Taiwanese BAAS (battery-as-a-service) giant Gogoro recently started a pilot in Delhi for last-mile delivery operations in partnership with Zypp Electric. We caught up with Gogoro’s Kaushik Burman – General Manager and MD (India), to learn more about Gogoro’s international operations and their plans for the Indian market.
Can you give us an idea of Gogoro’s current plans for the Indian market?
India is the largest two-wheeler market by addressable market opportunity and spends about 6% of its GDP on fossil fuel imports. A large part of the Indian population uses two-wheelers for daily commute. Also, there is a humongous amount of fuel consumption in the logistics segment. The decarbonization of the logistics segment is a big priority for us. This segment has a few pain points for the fleet owner-operator, the first being expensive fossil fuel. Even if they wish to switch from ICE to EV, the charging infrastructure bottleneck and charging downtime does not allow the switch to happen. Considering these factors and our cities’ densities, battery swapping is indeed a silver bullet.
We are executing operational pilots to validate this hypothesis. We have launched a pilot with Zypp Electric to test our hypothesis around multiple use cases. Over the next few months, we are going to analyse the data and learn from the market.
On the other hand, we have been working diligently with the Indian authorities for the past couple of years to provide inputs on regulations and standards development. We have also set up the Indian Battery Swap Association (IBSA) with like-minded players like Sun Mobility, Piaggio, Hero MotoCorp etc.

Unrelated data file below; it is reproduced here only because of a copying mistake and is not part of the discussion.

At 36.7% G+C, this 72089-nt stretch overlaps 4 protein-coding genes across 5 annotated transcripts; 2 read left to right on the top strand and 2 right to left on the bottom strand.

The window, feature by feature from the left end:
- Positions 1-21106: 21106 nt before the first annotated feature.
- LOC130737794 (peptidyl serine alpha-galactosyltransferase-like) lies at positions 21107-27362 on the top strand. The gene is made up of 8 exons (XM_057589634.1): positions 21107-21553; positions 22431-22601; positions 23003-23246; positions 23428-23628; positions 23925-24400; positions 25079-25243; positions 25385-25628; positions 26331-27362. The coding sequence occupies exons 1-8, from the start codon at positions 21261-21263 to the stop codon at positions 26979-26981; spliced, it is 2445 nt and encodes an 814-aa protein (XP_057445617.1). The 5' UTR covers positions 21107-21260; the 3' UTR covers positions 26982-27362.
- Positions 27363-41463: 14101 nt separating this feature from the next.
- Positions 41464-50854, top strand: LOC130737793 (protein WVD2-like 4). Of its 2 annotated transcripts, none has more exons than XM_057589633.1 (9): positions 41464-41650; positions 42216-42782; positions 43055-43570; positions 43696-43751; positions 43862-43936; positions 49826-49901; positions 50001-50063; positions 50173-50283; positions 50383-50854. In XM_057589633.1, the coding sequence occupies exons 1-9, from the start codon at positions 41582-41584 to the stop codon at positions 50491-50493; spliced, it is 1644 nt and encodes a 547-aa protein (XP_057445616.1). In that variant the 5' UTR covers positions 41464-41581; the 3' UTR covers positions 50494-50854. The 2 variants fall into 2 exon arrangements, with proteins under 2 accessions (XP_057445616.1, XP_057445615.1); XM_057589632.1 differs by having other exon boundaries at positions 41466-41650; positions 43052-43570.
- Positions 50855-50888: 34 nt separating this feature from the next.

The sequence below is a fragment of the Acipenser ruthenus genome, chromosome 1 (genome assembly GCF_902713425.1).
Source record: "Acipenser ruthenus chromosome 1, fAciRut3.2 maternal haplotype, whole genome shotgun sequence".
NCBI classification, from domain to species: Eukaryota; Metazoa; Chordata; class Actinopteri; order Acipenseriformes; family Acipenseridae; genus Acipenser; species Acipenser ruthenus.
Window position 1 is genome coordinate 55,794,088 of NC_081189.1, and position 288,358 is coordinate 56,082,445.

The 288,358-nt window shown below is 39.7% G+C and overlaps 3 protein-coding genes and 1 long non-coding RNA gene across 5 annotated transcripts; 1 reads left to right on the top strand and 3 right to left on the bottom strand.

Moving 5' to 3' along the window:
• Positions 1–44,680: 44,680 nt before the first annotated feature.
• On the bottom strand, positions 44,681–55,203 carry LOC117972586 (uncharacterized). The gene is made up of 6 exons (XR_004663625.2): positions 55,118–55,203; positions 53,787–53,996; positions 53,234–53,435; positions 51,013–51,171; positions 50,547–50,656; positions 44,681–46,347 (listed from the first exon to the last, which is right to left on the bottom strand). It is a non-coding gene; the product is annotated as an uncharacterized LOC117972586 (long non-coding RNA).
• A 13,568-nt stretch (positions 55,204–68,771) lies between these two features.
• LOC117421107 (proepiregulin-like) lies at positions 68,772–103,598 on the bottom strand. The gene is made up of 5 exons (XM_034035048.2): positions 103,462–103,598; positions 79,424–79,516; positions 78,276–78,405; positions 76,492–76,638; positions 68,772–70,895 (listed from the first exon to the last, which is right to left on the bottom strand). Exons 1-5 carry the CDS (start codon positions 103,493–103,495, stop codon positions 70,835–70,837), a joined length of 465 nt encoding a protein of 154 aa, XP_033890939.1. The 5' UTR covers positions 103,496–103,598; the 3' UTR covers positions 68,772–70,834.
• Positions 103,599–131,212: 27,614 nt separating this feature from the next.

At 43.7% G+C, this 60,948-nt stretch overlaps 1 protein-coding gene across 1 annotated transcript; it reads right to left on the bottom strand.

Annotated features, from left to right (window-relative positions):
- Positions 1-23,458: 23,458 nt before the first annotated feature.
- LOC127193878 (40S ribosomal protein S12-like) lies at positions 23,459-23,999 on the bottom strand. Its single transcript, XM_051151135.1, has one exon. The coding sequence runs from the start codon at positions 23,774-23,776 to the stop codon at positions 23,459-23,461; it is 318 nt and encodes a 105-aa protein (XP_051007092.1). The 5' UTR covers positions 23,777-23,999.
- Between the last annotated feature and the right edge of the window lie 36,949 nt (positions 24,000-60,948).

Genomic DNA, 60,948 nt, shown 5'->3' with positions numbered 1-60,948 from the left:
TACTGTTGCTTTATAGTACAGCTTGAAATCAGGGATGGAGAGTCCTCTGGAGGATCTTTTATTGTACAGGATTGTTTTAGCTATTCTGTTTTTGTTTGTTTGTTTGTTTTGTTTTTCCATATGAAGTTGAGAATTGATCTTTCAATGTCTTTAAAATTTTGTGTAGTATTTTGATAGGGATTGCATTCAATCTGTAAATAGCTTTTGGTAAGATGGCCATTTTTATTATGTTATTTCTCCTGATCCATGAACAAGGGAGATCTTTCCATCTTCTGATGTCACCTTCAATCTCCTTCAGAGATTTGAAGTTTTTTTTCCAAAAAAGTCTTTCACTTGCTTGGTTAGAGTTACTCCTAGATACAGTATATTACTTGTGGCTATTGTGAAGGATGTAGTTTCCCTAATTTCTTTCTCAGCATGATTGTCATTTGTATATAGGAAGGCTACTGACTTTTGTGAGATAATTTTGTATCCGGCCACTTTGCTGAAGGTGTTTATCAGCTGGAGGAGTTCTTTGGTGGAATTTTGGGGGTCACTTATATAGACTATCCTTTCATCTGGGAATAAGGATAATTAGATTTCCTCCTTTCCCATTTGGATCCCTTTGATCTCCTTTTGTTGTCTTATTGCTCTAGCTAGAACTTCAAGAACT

What is the main reason you are starting with the B2B deliveries segment?
For a battery-swapping network provider, getting a critical mass of subscribers is very important. Battery swapping is about sweating your assets and ensuring optimal asset utilization. Essential data points such as the number of routes taken, number of deliveries, swap count per day, rider behaviour and patterns around swapping can be picked up from a segment that uses the service more often. Given that Zypp serves multiple clients across multiple use cases, we aim to gather and use insights in our product roadmap.
Is there a specific make of EVs or batteries that are being used for this pilot?
Our batteries, swap stations, and vehicles are all homologated by the ARAI. The set of vehicles that we are running in the pilot are imported from Taiwan, and the batteries have been homologated in India.